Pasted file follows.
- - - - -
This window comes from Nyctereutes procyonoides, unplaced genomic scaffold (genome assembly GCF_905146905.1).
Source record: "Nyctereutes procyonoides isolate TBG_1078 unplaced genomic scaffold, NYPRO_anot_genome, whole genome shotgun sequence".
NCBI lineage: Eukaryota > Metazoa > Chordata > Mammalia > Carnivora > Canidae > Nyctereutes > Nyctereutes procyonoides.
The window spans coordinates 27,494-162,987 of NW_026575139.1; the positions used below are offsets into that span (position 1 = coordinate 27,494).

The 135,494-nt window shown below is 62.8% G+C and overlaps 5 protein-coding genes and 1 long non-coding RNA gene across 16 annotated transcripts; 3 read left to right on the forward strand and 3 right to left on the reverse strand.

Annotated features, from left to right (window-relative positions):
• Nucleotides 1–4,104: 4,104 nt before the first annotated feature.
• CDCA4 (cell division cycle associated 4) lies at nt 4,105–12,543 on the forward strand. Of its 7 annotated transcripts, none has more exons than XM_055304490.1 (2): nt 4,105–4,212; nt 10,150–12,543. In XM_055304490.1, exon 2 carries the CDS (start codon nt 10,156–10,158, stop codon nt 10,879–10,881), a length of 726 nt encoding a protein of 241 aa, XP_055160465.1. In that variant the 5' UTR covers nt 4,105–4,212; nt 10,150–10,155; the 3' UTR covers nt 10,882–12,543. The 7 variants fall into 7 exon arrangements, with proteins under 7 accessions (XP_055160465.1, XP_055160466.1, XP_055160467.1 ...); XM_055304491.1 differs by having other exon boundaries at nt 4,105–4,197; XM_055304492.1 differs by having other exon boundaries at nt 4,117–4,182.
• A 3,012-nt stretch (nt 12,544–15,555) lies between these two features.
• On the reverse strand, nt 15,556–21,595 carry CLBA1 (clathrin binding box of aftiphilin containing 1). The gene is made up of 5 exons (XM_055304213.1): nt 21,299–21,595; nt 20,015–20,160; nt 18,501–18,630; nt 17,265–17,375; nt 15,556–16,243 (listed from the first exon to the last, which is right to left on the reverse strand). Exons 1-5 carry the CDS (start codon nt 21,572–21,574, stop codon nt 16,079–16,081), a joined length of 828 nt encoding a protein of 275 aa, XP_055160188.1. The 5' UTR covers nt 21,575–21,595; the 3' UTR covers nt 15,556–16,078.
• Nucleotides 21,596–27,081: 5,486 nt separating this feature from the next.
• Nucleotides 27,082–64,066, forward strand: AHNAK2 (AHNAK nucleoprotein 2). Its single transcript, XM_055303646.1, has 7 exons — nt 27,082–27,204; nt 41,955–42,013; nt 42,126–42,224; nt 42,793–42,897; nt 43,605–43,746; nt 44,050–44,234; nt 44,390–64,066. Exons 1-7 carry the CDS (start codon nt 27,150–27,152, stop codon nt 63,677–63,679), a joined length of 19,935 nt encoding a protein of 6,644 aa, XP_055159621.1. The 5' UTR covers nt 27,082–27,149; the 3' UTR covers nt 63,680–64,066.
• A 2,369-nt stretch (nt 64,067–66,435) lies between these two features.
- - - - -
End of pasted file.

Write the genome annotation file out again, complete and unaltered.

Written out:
This window comes from Nyctereutes procyonoides, unplaced genomic scaffold (genome assembly GCF_905146905.1).
Source record: "Nyctereutes procyonoides isolate TBG_1078 unplaced genomic scaffold, NYPRO_anot_genome, whole genome shotgun sequence".
NCBI lineage: Eukaryota > Metazoa > Chordata > Mammalia > Carnivora > Canidae > Nyctereutes > Nyctereutes procyonoides.
The window spans coordinates 27,494-162,987 of NW_026575139.1; the positions used below are offsets into that span (position 1 = coordinate 27,494).

The 135,494-nt window shown below is 62.8% G+C and overlaps 5 protein-coding genes and 1 long non-coding RNA gene across 16 annotated transcripts; 3 read left to right on the forward strand and 3 right to left on the reverse strand.

Annotated features, from left to right (window-relative positions):
• Nucleotides 1–4,104: 4,104 nt before the first annotated feature.
• CDCA4 (cell division cycle associated 4) lies at nt 4,105–12,543 on the forward strand. Of its 7 annotated transcripts, none has more exons than XM_055304490.1 (2): nt 4,105–4,212; nt 10,150–12,543. In XM_055304490.1, exon 2 carries the CDS (start codon nt 10,156–10,158, stop codon nt 10,879–10,881), a length of 726 nt encoding a protein of 241 aa, XP_055160465.1. In that variant the 5' UTR covers nt 4,105–4,212; nt 10,150–10,155; the 3' UTR covers nt 10,882–12,543. The 7 variants fall into 7 exon arrangements, with proteins under 7 accessions (XP_055160465.1, XP_055160466.1, XP_055160467.1 ...); XM_055304491.1 differs by having other exon boundaries at nt 4,105–4,197; XM_055304492.1 differs by having other exon boundaries at nt 4,117–4,182.
• A 3,012-nt stretch (nt 12,544–15,555) lies between these two features.
• On the reverse strand, nt 15,556–21,595 carry CLBA1 (clathrin binding box of aftiphilin containing 1). The gene is made up of 5 exons (XM_055304213.1): nt 21,299–21,595; nt 20,015–20,160; nt 18,501–18,630; nt 17,265–17,375; nt 15,556–16,243 (listed from the first exon to the last, which is right to left on the reverse strand). Exons 1-5 carry the CDS (start codon nt 21,572–21,574, stop codon nt 16,079–16,081), a joined length of 828 nt encoding a protein of 275 aa, XP_055160188.1. The 5' UTR covers nt 21,575–21,595; the 3' UTR covers nt 15,556–16,078.
• Nucleotides 21,596–27,081: 5,486 nt separating this feature from the next.
• Nucleotides 27,082–64,066, forward strand: AHNAK2 (AHNAK nucleoprotein 2). Its single transcript, XM_055303646.1, has 7 exons — nt 27,082–27,204; nt 41,955–42,013; nt 42,126–42,224; nt 42,793–42,897; nt 43,605–43,746; nt 44,050–44,234; nt 44,390–64,066. Exons 1-7 carry the CDS (start codon nt 27,150–27,152, stop codon nt 63,677–63,679), a joined length of 19,935 nt encoding a protein of 6,644 aa, XP_055159621.1. The 5' UTR covers nt 27,082–27,149; the 3' UTR covers nt 63,680–64,066.
• A 2,369-nt stretch (nt 64,067–66,435) lies between these two features.